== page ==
Taul Bradford

Taul Bradford (1835-1883) was a lawyer and orator who served in the Alabama House of Representatives from 1870-72 and in the U. S. House of Representatives for Alabama’s Third Congressional District from 1875-77.

Bradford was born on January 20, 1835, in Talladega County to Jacob Tipton Bradford and Louisiana Taul Bradford; he had at least five siblings. He was educated at the public school in Mardisville, Talladega County, before receiving a college preparatory education from William F. Perry, later general in the Confederate Army and Superintendent of Education for the state of Alabama. Following his attendance at the University of Alabama, he read law in Talladega and was admitted to the Alabama State Bar in 1855. He married Mary J. Hardie in 1856. The couple would have 12 children, though four died in early infancy.

Bradford practiced law in his home county until the beginning of the American Civil War. A slave owner and an advocate of secession, Bradford voluntarily enlisted in the Confederate Army and was elected to the rank of major in the Tenth Alabama Infantry regiment. Harsh weather and exposure to the elements while in the field took their toll, and poor health led him to resign his commission in August 1861 to recover. He re-entered service in 1862, obtaining the rank of lieutenant colonel in the Thirtieth Alabama Infantry regiment. (Future congressman Charles Shelly Miller also served in the Thirtieth.) The regiment traveled to Kentucky, but Bradford fell ill once again and resigned his commission for a second time in October 1862.

After the war, Bradford returned to the courtroom. His law practice included partners John W. Bishop and his brother Tipton Bradford until the latter left the firm in 1882. His work included arguing cases before the Alabama Supreme Court. An unreconstructed southerner, he objected to the use of Black jurors in the circuit courts, arguing that it was unconstitutional.

Described in the press as an eloquent speaker and a conservative Democrat, Bradford was elected by voters of Talladega County to the Alabama House of Representatives. His election had a rocky beginning, with Bradford initially being arrested and charged for violating U.S. election laws in his bid to win the seat. Investigation into the election found that Bradford’s opponent, George W. Braxdall, had received a large number of illegal votes submitted by unregistered and underage voters. Although Braxdall was not found responsible for illegally influencing the election’s outcome, investigators ruled that the illegal votes from the tally be omitted, giving Bradford the winning majority. Bradford was acquitted in U.S. District Court. Following Bradford’s acquittal, the Alabama House of Representatives voted to revoke Braxdall’s claim to the post, and Bradford was allowed to take his seat.

While in office, Bradford served on a committee formed to investigate the administration of and conditions at the Alabama Institute for the Deaf, Dumb, and Blind (present-day Alabama Institute for the Deaf and Blind), as well as the Freedmen’s Hospital located in Talladega, Talladega County. He was also part of the committee appointed to investigate possible fraud in the issuance of railroad bonds and state bonds. The complicated issue would embroil Gov. William Smith and his successor, Robert Burns Lindsay, and have financial implications outside of Alabama. He also served on the Committee on Revision of the Laws. From this committee, he introduced bills to define and punish corruption committed by circuit judges and sheriffs and to make willful trespasses on land a punishable crime.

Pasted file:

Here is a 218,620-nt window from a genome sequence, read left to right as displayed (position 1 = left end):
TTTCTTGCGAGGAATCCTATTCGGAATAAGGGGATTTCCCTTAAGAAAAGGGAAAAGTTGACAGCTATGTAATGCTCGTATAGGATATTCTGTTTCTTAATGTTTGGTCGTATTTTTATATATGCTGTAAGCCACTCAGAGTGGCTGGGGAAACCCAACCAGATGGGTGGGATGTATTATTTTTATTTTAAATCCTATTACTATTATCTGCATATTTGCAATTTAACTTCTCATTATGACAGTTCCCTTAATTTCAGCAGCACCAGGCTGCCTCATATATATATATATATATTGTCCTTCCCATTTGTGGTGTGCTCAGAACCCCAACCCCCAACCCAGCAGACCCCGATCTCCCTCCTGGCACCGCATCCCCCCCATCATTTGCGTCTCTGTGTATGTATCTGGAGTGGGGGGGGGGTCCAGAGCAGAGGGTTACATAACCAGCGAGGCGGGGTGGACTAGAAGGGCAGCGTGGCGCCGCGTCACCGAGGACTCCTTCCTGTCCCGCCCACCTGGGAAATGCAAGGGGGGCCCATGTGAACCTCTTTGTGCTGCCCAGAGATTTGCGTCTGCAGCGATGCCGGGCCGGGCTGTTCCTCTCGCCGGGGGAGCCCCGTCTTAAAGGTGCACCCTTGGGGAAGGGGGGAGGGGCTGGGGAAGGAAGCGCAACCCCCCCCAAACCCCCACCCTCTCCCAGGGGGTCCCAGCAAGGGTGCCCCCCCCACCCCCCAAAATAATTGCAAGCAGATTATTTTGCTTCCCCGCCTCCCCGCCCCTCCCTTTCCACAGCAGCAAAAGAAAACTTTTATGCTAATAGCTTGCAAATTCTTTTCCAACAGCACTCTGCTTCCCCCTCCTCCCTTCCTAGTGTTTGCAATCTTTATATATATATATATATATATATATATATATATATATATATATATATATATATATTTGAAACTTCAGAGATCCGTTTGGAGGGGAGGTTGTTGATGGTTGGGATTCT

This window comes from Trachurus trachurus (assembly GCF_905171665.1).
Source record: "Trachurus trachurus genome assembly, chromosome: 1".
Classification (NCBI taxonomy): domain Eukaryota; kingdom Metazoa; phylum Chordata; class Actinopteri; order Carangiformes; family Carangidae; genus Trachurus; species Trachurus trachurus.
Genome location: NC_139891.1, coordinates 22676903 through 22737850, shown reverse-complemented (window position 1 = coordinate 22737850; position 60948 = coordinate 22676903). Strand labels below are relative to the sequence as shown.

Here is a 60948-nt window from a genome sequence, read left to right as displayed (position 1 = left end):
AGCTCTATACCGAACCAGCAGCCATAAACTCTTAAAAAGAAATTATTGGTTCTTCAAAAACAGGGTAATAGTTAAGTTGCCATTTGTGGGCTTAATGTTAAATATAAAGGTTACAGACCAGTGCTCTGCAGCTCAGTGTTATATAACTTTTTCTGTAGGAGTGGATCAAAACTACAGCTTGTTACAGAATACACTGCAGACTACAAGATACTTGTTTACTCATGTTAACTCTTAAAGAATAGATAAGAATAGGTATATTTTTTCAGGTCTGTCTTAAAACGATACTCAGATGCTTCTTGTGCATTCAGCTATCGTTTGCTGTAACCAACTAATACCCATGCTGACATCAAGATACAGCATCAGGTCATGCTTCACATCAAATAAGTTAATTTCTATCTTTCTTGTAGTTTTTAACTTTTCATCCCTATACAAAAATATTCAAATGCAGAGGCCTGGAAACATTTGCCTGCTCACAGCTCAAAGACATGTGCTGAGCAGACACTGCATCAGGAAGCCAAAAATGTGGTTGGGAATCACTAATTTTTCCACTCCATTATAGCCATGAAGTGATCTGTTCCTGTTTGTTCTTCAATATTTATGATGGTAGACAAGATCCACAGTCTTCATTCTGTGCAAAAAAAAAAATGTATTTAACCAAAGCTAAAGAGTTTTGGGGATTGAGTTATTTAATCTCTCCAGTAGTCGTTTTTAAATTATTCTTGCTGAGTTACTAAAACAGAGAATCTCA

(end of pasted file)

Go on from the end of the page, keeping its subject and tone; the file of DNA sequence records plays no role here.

In 1874, Bradford won the seat to represent Alabama’s Third Congressional District in the U.S. Congress and served from 1875-77 in the 44th Congress. He took the seat left open by Republican Charles Pelham, who did not seek reelection. The district then consisted of Barbour, Bullock, Coffee, Dale, Geneva, Henry, Lee, and Russell Counties. While in office, he sponsored legislation to establish a postal route for Clay County citizens and to repeal taxes on spirits distilled from fruits. He supported the construction of a breakwater in Mobile Bay and Mobile Harbor, and a petition of the citizens of Mobile to repeal a bank-tax law. He also championed the improvement of the Alabama River and the use of public lands to build schools in Alabama. He strongly opposed the Electoral Bill (also known as the Electoral Commission Act) that created the Electoral Commission to decide the contested 1876 presidential election between Republican Rutherford B. Hayes and Democrat Samuel J. Tilden. Bradford argued that the bill was unconstitutional and an improper delegation of power by Congress.            

Bradford did not seek reelection, and his seat was won by Democrat Jeremiah Williams. He then ran for George Spencer’s vacated U.S. Senate seat in 1878 but was unsuccessful. His name was mentioned as a nominee in subsequent elections for Senate and even Alabama governor, but he never secured a nomination again. Bradford suffered from poor health throughout his life, with issues increasing for a number of years prior to his death. In June 1883, newspapers stated he had recently experienced a hemorrhage.

Bradford died at the age of 48 from tuberculosis on October 28, 1883. He is buried in Oak Hill Cemetery in Talladega.

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